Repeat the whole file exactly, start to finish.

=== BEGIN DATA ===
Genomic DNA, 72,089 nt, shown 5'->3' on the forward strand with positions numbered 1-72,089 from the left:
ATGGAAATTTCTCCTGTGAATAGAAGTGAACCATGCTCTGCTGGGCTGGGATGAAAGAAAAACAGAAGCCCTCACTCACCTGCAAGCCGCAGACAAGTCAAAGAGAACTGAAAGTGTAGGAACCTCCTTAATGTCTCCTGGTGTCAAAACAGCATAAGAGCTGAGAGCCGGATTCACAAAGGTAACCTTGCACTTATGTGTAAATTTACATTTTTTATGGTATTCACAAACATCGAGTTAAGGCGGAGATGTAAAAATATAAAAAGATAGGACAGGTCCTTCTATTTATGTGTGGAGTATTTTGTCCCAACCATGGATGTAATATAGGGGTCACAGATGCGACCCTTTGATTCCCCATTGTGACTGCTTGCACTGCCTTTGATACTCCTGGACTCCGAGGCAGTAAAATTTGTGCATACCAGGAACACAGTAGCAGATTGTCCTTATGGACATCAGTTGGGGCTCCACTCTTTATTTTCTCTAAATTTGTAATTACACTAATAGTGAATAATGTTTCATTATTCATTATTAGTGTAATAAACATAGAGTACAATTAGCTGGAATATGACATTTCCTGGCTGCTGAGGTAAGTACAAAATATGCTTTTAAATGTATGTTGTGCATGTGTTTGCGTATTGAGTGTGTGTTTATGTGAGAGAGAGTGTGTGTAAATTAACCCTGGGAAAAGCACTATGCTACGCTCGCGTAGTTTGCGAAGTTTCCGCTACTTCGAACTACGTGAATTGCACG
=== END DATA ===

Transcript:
Genomic DNA, 72,089 nt, shown 5'->3' on the forward strand with positions numbered 1-72,089 from the left:
ATGGAAATTTCTCCTGTGAATAGAAGTGAACCATGCTCTGCTGGGCTGGGATGAAAGAAAAACAGAAGCCCTCACTCACCTGCAAGCCGCAGACAAGTCAAAGAGAACTGAAAGTGTAGGAACCTCCTTAATGTCTCCTGGTGTCAAAACAGCATAAGAGCTGAGAGCCGGATTCACAAAGGTAACCTTGCACTTATGTGTAAATTTACATTTTTTATGGTATTCACAAACATCGAGTTAAGGCGGAGATGTAAAAATATAAAAAGATAGGACAGGTCCTTCTATTTATGTGTGGAGTATTTTGTCCCAACCATGGATGTAATATAGGGGTCACAGATGCGACCCTTTGATTCCCCATTGTGACTGCTTGCACTGCCTTTGATACTCCTGGACTCCGAGGCAGTAAAATTTGTGCATACCAGGAACACAGTAGCAGATTGTCCTTATGGACATCAGTTGGGGCTCCACTCTTTATTTTCTCTAAATTTGTAATTACACTAATAGTGAATAATGTTTCATTATTCATTATTAGTGTAATAAACATAGAGTACAATTAGCTGGAATATGACATTTCCTGGCTGCTGAGGTAAGTACAAAATATGCTTTTAAATGTATGTTGTGCATGTGTTTGCGTATTGAGTGTGTGTTTATGTGAGAGAGAGTGTGTGTAAATTAACCCTGGGAAAAGCACTATGCTACGCTCGCGTAGTTTGCGAAGTTTCCGCTACTTCGAACTACGTGAATTGCACG